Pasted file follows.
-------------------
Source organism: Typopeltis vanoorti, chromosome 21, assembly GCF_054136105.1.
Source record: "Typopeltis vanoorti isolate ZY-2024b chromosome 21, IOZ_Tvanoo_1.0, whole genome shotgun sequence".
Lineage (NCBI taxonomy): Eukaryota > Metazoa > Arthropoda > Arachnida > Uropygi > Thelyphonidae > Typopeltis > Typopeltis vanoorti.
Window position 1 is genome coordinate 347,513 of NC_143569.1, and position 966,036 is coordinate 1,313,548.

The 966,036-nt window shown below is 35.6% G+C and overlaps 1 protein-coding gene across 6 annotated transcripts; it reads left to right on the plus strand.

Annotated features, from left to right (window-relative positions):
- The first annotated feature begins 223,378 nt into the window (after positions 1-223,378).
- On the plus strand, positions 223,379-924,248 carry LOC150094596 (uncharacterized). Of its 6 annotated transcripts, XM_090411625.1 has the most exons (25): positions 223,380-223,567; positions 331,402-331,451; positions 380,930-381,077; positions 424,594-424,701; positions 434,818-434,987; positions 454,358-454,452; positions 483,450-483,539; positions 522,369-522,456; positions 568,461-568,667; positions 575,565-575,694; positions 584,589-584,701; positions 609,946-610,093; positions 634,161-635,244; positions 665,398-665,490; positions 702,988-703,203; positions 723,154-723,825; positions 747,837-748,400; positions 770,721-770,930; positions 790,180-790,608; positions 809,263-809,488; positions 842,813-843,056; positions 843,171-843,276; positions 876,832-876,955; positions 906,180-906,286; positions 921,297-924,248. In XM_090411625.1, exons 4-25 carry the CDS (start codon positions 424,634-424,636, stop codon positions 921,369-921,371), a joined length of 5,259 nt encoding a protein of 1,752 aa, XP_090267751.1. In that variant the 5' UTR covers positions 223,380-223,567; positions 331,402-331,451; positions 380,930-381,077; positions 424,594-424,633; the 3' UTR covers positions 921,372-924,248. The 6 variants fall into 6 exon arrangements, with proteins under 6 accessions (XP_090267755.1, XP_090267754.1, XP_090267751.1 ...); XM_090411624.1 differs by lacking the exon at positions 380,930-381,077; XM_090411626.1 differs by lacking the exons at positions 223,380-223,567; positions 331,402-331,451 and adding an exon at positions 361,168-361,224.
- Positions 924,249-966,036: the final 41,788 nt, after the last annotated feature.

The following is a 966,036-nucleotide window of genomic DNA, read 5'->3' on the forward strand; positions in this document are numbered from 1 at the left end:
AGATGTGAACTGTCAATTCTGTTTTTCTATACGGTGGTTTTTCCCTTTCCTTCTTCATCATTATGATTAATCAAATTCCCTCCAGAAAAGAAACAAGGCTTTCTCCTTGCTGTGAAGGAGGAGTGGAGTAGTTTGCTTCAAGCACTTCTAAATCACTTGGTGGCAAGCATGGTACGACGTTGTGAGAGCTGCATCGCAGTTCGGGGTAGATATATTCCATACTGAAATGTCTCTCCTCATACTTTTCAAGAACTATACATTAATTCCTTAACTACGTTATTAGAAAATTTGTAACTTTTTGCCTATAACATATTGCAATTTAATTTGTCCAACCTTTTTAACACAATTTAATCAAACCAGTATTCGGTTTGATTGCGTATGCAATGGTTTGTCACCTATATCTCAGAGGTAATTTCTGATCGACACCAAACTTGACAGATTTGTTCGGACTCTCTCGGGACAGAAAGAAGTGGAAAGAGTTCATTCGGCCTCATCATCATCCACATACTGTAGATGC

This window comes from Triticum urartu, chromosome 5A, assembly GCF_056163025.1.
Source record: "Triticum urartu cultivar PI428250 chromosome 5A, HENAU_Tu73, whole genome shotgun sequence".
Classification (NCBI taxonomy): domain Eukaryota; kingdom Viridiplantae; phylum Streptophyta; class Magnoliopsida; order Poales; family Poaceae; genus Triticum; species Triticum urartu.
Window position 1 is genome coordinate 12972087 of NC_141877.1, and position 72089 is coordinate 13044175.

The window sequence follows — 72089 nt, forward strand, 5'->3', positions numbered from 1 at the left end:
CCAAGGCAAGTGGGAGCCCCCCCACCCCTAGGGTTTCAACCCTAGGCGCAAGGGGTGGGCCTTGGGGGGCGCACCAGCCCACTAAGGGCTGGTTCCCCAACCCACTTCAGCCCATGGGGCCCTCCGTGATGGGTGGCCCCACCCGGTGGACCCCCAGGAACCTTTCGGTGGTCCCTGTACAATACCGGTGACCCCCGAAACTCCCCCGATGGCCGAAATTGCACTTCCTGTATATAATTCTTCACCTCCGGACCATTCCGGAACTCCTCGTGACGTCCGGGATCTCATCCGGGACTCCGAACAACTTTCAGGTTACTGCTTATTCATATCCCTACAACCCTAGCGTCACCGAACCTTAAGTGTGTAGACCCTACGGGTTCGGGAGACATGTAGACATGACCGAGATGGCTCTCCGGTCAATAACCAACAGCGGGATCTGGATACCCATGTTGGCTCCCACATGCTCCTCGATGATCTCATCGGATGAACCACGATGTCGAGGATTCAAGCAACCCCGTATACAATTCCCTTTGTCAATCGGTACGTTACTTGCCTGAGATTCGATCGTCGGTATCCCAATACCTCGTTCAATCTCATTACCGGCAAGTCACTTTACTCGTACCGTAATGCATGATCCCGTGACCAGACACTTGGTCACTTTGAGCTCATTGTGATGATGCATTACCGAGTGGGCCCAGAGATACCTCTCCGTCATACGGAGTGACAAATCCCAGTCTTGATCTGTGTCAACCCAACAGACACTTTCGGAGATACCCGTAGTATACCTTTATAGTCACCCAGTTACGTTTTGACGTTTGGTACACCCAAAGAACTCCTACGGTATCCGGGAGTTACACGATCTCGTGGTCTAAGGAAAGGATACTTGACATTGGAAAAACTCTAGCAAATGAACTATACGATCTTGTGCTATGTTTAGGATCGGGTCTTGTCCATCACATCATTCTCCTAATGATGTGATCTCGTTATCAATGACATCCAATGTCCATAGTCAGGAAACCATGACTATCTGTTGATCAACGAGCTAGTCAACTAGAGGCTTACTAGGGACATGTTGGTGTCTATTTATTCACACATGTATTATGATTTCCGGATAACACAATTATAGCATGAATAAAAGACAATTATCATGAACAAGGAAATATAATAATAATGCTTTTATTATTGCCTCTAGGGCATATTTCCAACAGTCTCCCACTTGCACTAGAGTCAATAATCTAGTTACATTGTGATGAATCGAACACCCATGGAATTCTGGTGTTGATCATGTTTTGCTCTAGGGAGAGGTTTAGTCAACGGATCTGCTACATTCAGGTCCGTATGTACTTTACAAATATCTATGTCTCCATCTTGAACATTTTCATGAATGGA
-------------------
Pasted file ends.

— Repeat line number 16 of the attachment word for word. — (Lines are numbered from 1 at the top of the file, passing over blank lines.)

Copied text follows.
The window sequence follows — 72089 nt, forward strand, 5'->3', positions numbered from 1 at the left end: